• The House Education and the Workforce Committee is currently looking at a Teacher Accountability Act that will probably deal with PD issues. We understand that since they believe that TAH does not work that they will lump history in with other PD disciplines under Title 2. Further, there is some discussion about funding cuts to Title 2 that would cause additional issues. This may not come up before the fall.
We have a lot ahead of us and much to do! A few rays of sunshine in all of this:
  • The belief is that the budget cutting frenzy of the 2011CR will not be necessarily repeated insofar as the education budget is concerned. Both houses seem to be focused on much bigger issues than the Ed funding stream.
  • We have never run into anyone on the hill who dislikes history. Their issues with TAH are really about issues within the program that can, and probably should be, changed going forward.
  • We are working on providing you with data from our partisans showing accurate and graphic proof of the impact of the program. Stay tuned, as this will be an important tool for us in the fight.
  • We have heard that many House members are feeling the heat at home from their constituents because of the huge number of programs that were cut this year. In particular, the brutal clear-cutting of the forest on the earmark question has come home to roost. We continue to support our friends and colleagues at National History Day and We the People as they fight to get this decision reversed.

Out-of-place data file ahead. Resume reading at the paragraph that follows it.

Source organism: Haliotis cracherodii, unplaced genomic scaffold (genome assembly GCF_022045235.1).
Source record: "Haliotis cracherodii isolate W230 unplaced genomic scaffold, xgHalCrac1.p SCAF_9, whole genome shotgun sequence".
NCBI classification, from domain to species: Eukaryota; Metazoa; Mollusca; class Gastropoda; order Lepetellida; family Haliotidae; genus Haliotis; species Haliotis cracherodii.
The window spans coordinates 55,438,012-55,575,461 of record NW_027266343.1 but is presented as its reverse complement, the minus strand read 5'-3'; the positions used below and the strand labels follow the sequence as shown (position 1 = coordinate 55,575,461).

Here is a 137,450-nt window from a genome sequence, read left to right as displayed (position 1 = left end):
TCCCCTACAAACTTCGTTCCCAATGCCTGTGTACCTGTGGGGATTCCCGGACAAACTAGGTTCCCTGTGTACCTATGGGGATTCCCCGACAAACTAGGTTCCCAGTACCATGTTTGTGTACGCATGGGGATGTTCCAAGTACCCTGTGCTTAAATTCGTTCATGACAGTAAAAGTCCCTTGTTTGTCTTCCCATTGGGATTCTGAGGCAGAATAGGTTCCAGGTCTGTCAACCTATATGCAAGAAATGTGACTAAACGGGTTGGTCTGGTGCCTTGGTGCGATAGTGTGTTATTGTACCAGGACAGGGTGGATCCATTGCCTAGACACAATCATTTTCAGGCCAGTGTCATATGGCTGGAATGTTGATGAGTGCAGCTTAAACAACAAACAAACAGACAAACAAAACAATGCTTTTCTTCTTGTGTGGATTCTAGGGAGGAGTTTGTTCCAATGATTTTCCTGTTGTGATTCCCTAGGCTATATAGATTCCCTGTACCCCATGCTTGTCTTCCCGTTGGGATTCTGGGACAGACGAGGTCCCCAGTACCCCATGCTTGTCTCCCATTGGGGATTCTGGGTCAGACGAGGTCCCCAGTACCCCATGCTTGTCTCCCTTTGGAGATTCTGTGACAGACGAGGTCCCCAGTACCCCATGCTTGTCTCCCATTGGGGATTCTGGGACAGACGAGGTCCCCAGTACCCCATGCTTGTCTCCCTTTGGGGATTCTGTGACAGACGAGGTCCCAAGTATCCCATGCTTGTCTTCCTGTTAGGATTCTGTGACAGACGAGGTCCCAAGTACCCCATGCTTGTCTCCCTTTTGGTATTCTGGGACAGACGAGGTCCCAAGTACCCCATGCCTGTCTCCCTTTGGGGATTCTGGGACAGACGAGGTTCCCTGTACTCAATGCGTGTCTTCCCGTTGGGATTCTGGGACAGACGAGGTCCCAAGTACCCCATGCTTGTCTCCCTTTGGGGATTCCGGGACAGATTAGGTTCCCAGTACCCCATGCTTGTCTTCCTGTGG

Finally, we have to keep fighting. If we lose any one of these fights…it is over. The folks who are receiving this email are working now in 26 states on this issue. Keep it going and lets save TAH. We did it once this year…we can do it again.

Peter S. Seibert
Executive Director
National Council for History Education

Monday, July 4, 2011

Conserving the Declaration

I am back from a month of travels and have much to post. But today, Happy Fourth, and take a moment to enjoy this National Archives video about preserving the Declaration: